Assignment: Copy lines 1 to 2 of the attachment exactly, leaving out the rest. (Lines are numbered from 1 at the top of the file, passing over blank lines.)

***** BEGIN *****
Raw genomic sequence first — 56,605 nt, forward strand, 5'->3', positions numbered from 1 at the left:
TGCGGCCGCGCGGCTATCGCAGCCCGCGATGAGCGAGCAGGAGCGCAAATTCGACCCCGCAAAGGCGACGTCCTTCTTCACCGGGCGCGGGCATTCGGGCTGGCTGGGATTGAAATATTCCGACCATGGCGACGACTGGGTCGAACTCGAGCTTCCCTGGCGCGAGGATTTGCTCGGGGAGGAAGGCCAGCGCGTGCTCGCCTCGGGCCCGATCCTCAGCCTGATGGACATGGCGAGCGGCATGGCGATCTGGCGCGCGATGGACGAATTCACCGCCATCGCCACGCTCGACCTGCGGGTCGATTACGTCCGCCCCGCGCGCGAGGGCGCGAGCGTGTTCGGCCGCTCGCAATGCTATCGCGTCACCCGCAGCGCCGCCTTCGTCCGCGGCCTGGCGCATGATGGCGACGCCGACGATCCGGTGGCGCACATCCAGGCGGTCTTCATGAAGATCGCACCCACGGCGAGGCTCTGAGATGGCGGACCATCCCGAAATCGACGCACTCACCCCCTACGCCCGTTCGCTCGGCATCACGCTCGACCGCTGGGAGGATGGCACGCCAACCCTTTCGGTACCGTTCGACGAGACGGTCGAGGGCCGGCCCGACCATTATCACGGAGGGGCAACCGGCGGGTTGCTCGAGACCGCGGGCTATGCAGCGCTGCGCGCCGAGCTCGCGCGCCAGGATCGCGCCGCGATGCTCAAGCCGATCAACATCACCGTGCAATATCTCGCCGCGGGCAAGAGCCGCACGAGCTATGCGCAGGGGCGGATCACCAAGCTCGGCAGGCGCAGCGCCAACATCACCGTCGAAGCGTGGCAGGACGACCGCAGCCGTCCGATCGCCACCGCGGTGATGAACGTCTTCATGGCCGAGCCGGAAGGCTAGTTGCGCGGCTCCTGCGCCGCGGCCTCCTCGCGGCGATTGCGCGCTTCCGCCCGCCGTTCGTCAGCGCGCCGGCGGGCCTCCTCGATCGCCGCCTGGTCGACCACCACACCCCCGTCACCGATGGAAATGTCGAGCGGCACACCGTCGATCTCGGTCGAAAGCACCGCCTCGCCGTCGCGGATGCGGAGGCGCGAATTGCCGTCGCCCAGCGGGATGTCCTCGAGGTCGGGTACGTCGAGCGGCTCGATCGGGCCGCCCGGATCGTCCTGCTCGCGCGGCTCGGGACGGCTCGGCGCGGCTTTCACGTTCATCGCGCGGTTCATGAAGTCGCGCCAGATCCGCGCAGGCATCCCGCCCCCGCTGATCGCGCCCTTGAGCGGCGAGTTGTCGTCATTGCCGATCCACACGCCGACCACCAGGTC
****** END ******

Raw genomic sequence first — 56,605 nt, forward strand, 5'->3', positions numbered from 1 at the left:
TGCGGCCGCGCGGCTATCGCAGCCCGCGATGAGCGAGCAGGAGCGCAAATTCGACCCCGCAAAGGCGACGTCCTTCTTCACCGGGCGCGGGCATTCGGGCTGGCTGGGATTGAAATATTCCGACCATGGCGACGACTGGGTCGAACTCGAGCTTCCCTGGCGCGAGGATTTGCTCGGGGAGGAAGGCCAGCGCGTGCTCGCCTCGGGCCCGATCCTCAGCCTGATGGACATGGCGAGCGGCATGGCGATCTGGCGCGCGATGGACGAATTCACCGCCATCGCCACGCTCGACCTGCGGGTCGATTACGTCCGCCCCGCGCGCGAGGGCGCGAGCGTGTTCGGCCGCTCGCAATGCTATCGCGTCACCCGCAGCGCCGCCTTCGTCCGCGGCCTGGCGCATGATGGCGACGCCGACGATCCGGTGGCGCACATCCAGGCGGTCTTCATGAAGATCGCACCCACGGCGAGGCTCTGAGATGGCGGACCATCCCGAAATCGACGCACTCACCCCCTACGCCCGTTCGCTCGGCATCACGCTCGACCGCTGGGAGGATGGCACGCCAACCCTTTCGGTACCGTTCGACGAGACGGTCGAGGGCCGGCCCGACCATTATCACGGAGGGGCAACCGGCGGGTTGCTCGAGACCGCGGGCTATGCAGCGCTGCGCGCCGAGCTCGCGCGCCAGGATCGCGCCGCGATGCTCAAGCCGATCAACATCACCGTGCAATATCTCGCCGCGGGCAAGAGCCGCACGAGCTATGCGCAGGGGCGGATCACCAAGCTCGGCAGGCGCAGCGCCAACATCACCGTCGAAGCGTGGCAGGACGACCGCAGCCGTCCGATCGCCACCGCGGTGATGAACGTCTTCATGGCCGAGCCGGAAGGCTAGTTGCGCGGCTCCTGCGCCGCGGCCTCCTCGCGGCGATTGCGCGCTTCCGCCCGCCGTTCGTCAGCGCGCCGGCGGGCCTCCTCGATCGCCGCCTGGTCGACCACCACACCCCCGTCACCGATGGAAATGTCGAGCGGCACACCGTCGATCTCGGTCGAAAGCACCGCCTCGCCGTCGCGGATGCGGAGGCGCGAATTGCCGTCGCCCAGCGGGATGTCCTCGAGGTCGGGTACGTCGAGCGGCTCGATCGGGCCGCCCGGATCGTCCTGCTCGCGCGGCTCGGGACGGCTCGGCGCGGCTTTCACGTTCATCGCGCGGTTCATGAAGTCGCGCCAGATCCGCGCAGGCATCCCGCCCCCGCTGATCGCGCCCTTGAGCGGCGAGTTGTCGTCATTGCCGATCCACACGCCGACCACCAGGTC